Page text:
Hassaballa and Macky retrospectively compared the outcomes of the Artisan IOL (Ophtec BV) and the Visian ICL in 68 highly myopic eyes of 34 patients.8 The investigators found that both lenses demonstrated comparable safety, predictability, and efficacy 1-year postoperatively. The mean preoperative spherical equivalent was -12.89 ±3.78 D for the Artisan group (n=42) and -12.44 ±4.15 D for the ICL group (n=26; P=.078). The mean postoperative distance UCVA was 0.39 ±0.13 logMAR and 0.41 ±0.15 logMAR (20/50 Snellen equivalent) for the Artisan and ICL groups, respectively (P=.268). The mean postoperative spherical equivalent was -0.86 ±0.50 D for the Artisan group and -0.63 ±0.38 D for the ICL group (P=.67). The mean postoperative distance BCVA was 0.36 ±0.12 logMAR (20/40-3 Snellen equivalent) and 0.31 ±0.12 logMAR (20/40 Snellen equivalent) for the Artisan and ICL groups, respectively (P=.128). The change in IOP at 1 year was 0.64 ±2.7 mm Hg for the Artisan group and 1.88 ±0.6 mm Hg for the ICL group (P=.77).

Nanavaty and Daya compared RLE with phakic IOLs and concluded that phakic IOLs provide better visual outcomes for distance.9 They found that, when laser ablative surgery is not possible, phakic IOLs and additive procedures are safe options in myopic eyes with a deep anterior chamber, whereas in hyperopic eyes, RLE may be a better option. According to the authors, factors surgeons should consider when choosing between RLE and a phakic IOL include age, axial length, type and magnitude of refractive error, anterior segment configuration, endothelial cell count, and the patient’s desire for presbyopic correction. The investigators noted that, in practice, phakic IOLs demonstrate better postoperative visual outcomes compared with RLE. They recommended that surgeons not consider RLE for patients under the age of 50, except those with high hyperopia (≥ 4.00 D) and patients in whom the anterior chamber depth is shallow and thus unsuitable for a phakic IOL. For these eyes, the authors recommend an age threshold of 45 years.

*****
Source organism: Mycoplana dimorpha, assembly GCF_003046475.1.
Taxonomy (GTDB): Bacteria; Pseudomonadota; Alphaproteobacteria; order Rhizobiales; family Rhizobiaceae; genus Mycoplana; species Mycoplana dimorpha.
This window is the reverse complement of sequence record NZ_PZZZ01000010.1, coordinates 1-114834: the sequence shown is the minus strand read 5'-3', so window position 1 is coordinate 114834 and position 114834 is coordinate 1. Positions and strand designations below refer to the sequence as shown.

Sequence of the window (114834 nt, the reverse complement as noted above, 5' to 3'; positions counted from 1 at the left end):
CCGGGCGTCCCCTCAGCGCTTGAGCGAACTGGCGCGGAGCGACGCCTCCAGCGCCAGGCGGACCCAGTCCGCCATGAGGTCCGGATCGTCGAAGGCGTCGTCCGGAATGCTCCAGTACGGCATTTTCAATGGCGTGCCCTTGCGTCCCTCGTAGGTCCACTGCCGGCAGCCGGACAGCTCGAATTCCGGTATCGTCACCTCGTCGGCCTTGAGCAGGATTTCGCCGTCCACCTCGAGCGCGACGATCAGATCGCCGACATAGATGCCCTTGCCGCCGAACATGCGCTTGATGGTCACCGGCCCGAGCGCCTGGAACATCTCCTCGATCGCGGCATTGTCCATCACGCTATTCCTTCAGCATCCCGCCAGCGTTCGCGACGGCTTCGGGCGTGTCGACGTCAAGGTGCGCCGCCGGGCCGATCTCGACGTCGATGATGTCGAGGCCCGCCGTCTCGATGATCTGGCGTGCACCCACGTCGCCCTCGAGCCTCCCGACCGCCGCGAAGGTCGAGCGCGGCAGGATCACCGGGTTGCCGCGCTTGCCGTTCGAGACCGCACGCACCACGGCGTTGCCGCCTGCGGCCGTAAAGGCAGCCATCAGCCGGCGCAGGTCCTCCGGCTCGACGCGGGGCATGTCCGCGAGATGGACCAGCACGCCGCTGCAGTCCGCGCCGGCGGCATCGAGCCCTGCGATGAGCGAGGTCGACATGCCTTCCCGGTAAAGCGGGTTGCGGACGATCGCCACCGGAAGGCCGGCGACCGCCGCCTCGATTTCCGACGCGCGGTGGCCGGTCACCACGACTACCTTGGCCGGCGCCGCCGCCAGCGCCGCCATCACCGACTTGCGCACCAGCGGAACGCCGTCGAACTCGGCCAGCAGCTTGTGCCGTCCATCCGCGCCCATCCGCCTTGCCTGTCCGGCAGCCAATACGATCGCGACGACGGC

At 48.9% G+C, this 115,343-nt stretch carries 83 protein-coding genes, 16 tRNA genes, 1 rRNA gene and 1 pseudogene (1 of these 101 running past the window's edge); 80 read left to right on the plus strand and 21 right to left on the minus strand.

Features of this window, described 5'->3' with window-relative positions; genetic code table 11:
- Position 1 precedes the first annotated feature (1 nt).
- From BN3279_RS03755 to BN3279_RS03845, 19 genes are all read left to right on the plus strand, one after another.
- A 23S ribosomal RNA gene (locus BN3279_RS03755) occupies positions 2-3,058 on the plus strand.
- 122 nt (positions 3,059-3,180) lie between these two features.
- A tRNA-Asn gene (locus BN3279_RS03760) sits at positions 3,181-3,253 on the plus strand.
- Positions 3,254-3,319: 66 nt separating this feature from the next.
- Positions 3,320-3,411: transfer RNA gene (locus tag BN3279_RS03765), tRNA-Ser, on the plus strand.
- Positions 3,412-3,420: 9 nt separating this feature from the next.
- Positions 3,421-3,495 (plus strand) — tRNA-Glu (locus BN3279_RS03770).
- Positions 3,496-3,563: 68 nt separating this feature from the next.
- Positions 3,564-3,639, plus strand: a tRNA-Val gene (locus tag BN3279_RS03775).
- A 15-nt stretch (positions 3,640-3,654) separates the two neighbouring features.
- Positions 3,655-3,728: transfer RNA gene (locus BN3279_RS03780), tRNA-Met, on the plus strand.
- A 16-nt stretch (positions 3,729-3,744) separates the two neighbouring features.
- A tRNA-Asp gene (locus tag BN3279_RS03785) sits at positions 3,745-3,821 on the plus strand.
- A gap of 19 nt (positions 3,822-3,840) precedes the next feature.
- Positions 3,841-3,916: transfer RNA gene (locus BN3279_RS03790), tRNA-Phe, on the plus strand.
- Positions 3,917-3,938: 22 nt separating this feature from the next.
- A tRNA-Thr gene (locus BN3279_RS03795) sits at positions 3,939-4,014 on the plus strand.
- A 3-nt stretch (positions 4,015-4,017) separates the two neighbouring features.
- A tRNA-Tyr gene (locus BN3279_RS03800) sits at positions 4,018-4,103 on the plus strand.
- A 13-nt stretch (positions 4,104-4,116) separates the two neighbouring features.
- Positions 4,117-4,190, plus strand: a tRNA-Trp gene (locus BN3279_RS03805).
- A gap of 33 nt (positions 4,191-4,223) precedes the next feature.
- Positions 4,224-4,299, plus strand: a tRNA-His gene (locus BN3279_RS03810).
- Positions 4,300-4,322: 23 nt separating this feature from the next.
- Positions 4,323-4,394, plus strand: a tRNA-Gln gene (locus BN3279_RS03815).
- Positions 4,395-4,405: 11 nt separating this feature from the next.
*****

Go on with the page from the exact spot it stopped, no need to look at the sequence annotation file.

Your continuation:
According to Nanavaty and Daya, the primary advantages of phakic lenses are rapid visual recovery, reversibility, a broader range of treatable ametropia than with RLE, high rates of predictability, and stability with the preservation of accommodation. With RLE, the risks of retinal detachment, cystoid macular edema, glare, halos, and posterior capsular opacification remain. Risks with phakic IOLs include pigment dispersion, cataract formation, glaucoma, and inflammation.9

Shin et al compared changes in higher-order aberrations (HOAs) in 30 eyes (18 patients) implanted with the Visian ICL and 33 eyes (18 patients) that underwent wavefrontguided LASEK.10 All eyes were highly myopic and had a spherical equivalent of -6.00 to -9.00 D. Three months postoperatively, ICL implantation induced fewer ocular and corneal HOAs and resulted in better contrast sensitivity at mesopic levels compared with wavefront-guided LASEK. In the ICL group, HOAs changed for the entire ocular trefoil-y, spherical aberration, internal optical spherical aberration, and corneal trefoil-y. In the LASEK group, increased HOAs were observed for total HOAs, entire ocular and corneal spherical aberration, secondary astigmatism, and tetrafoil. The ICL group had lower induced aberration values of entire ocular and corneal HOAs compared with the LASEK group. No significant differences in contrast sensitivity between groups at the photopic level were noted, but contrast sensitivity values were significantly lower for 3 (P=.01) and 6 cycles per degree (P<.001) in the LASEK group at the mesopic level. At the mesopic level, total HOAs, trefoil-y, spherical aberration, and secondary astigmatism were higher in the LASEK group. A limitation of this study, however, was the relatively short follow-up period (3 months).